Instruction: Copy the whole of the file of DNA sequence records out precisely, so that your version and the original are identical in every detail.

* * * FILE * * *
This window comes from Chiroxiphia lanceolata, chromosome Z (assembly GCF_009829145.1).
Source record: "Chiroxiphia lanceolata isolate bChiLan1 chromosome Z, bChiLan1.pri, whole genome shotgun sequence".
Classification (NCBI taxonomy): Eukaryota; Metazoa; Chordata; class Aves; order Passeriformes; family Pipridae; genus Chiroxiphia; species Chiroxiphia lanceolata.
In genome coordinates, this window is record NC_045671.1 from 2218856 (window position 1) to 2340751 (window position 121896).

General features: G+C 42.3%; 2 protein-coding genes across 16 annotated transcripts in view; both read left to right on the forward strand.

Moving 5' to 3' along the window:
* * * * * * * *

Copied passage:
This window comes from Chiroxiphia lanceolata, chromosome Z (assembly GCF_009829145.1).
Source record: "Chiroxiphia lanceolata isolate bChiLan1 chromosome Z, bChiLan1.pri, whole genome shotgun sequence".
Classification (NCBI taxonomy): Eukaryota; Metazoa; Chordata; class Aves; order Passeriformes; family Pipridae; genus Chiroxiphia; species Chiroxiphia lanceolata.
In genome coordinates, this window is record NC_045671.1 from 2218856 (window position 1) to 2340751 (window position 121896).

General features: G+C 42.3%; 2 protein-coding genes across 16 annotated transcripts in view; both read left to right on the forward strand.

Moving 5' to 3' along the window: